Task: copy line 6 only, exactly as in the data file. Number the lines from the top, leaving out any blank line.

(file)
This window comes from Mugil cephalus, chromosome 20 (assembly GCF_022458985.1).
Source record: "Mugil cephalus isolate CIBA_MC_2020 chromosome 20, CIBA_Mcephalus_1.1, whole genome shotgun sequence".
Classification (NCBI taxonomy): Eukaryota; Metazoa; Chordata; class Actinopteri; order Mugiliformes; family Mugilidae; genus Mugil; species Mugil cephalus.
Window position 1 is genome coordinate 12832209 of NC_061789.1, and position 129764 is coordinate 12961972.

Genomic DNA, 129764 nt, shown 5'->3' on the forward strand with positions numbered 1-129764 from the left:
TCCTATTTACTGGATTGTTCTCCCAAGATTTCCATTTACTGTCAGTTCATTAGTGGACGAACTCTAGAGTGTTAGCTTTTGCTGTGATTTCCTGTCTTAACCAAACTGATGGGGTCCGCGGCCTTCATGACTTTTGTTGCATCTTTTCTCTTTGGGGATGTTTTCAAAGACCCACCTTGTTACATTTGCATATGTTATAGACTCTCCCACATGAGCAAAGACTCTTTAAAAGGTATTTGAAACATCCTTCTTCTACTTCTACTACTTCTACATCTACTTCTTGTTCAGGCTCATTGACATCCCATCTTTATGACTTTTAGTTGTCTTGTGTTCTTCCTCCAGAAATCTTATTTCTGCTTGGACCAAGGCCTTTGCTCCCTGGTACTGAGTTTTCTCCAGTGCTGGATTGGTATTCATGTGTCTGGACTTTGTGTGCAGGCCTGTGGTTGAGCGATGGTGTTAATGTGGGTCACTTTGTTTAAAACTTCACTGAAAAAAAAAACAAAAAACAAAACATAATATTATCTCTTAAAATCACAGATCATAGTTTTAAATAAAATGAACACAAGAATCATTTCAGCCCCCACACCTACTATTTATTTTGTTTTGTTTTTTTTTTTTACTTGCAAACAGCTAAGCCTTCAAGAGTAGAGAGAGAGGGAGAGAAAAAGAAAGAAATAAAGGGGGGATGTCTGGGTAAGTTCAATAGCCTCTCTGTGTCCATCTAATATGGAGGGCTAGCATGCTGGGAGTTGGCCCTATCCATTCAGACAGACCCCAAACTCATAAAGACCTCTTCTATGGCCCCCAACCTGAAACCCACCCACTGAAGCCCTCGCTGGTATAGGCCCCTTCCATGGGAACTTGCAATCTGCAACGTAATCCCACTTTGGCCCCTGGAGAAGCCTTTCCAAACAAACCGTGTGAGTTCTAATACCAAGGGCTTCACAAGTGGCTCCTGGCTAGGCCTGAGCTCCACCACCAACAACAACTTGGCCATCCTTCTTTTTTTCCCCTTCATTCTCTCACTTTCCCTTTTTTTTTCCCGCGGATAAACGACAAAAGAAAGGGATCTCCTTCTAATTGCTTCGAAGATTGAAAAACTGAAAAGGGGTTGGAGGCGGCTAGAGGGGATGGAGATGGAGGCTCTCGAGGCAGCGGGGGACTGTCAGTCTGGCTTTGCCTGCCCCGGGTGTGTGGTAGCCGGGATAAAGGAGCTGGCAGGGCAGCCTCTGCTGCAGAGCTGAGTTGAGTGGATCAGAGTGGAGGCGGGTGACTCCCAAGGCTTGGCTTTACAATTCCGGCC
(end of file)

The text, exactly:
TCCTATTTACTGGATTGTTCTCCCAAGATTTCCATTTACTGTCAGTTCATTAGTGGACGAACTCTAGAGTGTTAGCTTTTGCTGTGATTTCCTGTCTTAACCAAACTGATGGGGTCCGCGGCCTTCATGACTTTTGTTGCATCTTTTCTCTTTGGGGATGTTTTCAAAGACCCACCTTGTTACATTTGCATATGTTATAGACTCTCCCACATGAGCAAAGACTCTTTAAAAGGTATTTGAAACATCCTTCTTCTACTTCTACTACTTCTACATCTACTTCTTGTTCAGGCTCATTGACATCCCATCTTTATGACTTTTAGTTGTCTTGTGTTCTTCCTCCAGAAATCTTATTTCTGCTTGGACCAAGGCCTTTGCTCCCTGGTACTGAGTTTTCTCCAGTGCTGGATTGGTATTCATGTGTCTGGACTTTGTGTGCAGGCCTGTGGTTGAGCGATGGTGTTAATGTGGGTCACTTTGTTTAAAACTTCACTGAAAAAAAAAACAAAAAACAAAACATAATATTATCTCTTAAAATCACAGATCATAGTTTTAAATAAAATGAACACAAGAATCATTTCAGCCCCCACACCTACTATTTATTTTGTTTTGTTTTTTTTTTTTACTTGCAAACAGCTAAGCCTTCAAGAGTAGAGAGAGAGGGAGAGAAAAAGAAAGAAATAAAGGGGGGATGTCTGGGTAAGTTCAATAGCCTCTCTGTGTCCATCTAATATGGAGGGCTAGCATGCTGGGAGTTGGCCCTATCCATTCAGACAGACCCCAAACTCATAAAGACCTCTTCTATGGCCCCCAACCTGAAACCCACCCACTGAAGCCCTCGCTGGTATAGGCCCCTTCCATGGGAACTTGCAATCTGCAACGTAATCCCACTTTGGCCCCTGGAGAAGCCTTTCCAAACAAACCGTGTGAGTTCTAATACCAAGGGCTTCACAAGTGGCTCCTGGCTAGGCCTGAGCTCCACCACCAACAACAACTTGGCCATCCTTCTTTTTTTCCCCTTCATTCTCTCACTTTCCCTTTTTTTTTCCCGCGGATAAACGACAAAAGAAAGGGATCTCCTTCTAATTGCTTCGAAGATTGAAAAACTGAAAAGGGGTTGGAGGCGGCTAGAGGGGATGGAGATGGAGGCTCTCGAGGCAGCGGGGGACTGTCAGTCTGGCTTTGCCTGCCCCGGGTGTGTGGTAGCCGGGATAAAGGAGCTGGCAGGGCAGCCTCTGCTGCAGAGCTGAGTTGAGTGGATCAGAGTGGAGGCGGGTGACTCCCAAGGCTTGGCTTTACAATTCCGGCC